Boy Actors and Early Modern Disability Comedy in The Knight of the Burning Pestle and Epicœne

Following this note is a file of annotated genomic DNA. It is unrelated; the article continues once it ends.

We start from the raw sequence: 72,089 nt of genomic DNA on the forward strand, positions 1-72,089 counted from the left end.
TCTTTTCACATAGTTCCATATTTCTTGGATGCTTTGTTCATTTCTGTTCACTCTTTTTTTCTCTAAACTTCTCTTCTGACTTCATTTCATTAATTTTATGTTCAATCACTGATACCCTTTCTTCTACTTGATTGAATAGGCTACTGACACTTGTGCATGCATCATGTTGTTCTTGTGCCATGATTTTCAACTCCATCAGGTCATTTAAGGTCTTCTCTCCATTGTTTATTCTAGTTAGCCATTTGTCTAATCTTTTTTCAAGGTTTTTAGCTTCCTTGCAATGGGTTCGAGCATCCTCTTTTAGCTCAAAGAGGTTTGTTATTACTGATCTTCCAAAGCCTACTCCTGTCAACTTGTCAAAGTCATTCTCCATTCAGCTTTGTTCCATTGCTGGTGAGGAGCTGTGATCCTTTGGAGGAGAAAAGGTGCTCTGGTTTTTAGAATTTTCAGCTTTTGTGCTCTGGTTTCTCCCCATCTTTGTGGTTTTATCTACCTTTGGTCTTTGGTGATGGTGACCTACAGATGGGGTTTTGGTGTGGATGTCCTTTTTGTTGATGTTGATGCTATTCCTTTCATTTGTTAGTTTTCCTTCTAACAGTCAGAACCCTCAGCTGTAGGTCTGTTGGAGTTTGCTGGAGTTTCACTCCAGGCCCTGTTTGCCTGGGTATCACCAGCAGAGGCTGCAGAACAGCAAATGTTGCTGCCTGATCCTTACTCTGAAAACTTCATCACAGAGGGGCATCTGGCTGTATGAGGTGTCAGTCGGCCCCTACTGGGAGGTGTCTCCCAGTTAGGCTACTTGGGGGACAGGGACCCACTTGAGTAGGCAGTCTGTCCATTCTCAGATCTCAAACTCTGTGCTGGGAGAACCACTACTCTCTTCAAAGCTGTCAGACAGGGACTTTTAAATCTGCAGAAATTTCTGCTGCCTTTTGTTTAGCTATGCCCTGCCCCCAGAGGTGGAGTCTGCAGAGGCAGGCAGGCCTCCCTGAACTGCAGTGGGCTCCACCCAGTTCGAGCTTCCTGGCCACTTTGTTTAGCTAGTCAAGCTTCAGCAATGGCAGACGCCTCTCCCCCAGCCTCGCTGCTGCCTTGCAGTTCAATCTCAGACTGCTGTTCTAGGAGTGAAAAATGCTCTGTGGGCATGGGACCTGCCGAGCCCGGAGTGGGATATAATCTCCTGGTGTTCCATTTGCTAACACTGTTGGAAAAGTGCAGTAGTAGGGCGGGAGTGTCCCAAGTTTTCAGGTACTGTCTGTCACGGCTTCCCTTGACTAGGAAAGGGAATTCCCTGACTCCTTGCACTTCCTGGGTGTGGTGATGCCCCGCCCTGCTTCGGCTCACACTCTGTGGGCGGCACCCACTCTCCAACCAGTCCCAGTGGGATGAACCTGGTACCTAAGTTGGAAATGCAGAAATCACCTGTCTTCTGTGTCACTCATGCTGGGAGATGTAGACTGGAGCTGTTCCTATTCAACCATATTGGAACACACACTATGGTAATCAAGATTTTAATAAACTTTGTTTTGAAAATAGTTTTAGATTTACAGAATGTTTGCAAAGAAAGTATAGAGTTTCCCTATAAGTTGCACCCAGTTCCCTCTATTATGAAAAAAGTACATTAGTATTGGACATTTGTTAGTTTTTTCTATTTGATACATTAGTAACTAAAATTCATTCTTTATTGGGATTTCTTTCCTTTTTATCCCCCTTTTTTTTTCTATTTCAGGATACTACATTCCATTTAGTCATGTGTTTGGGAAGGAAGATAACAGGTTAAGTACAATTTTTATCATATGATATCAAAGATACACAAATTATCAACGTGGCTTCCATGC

Jonson’s Epicœne and Beaumont’s The Knight of the Burning Pestle depict able-bodied characters feigning disabilities such as dwarfism and muteness; they also acknowledge their performance—forcing the audience to witness a double-feigning that teases out the theatrical experience of disguise that playgoers otherwise accept. These comedies render bodies, by way of feigned disability, performative. But locales for disability also become fluid: the stage attempts to depict places for the disabled—Morose’s soundproof home in Epicœne and a “cave” housing syphilitics in The Knight of the Burning Pestle—without any physical reconstruction of the space. On the early modern stage, the lack of spatial reconstruction disregards how someone with a disabled body must navigate spaces framed around the able-bodied. Disabled identities and spaces manifest only through language. Audiences fail to see distinctions between the bare stage and minimal props used to distinguish them from spheres for the able-bodied.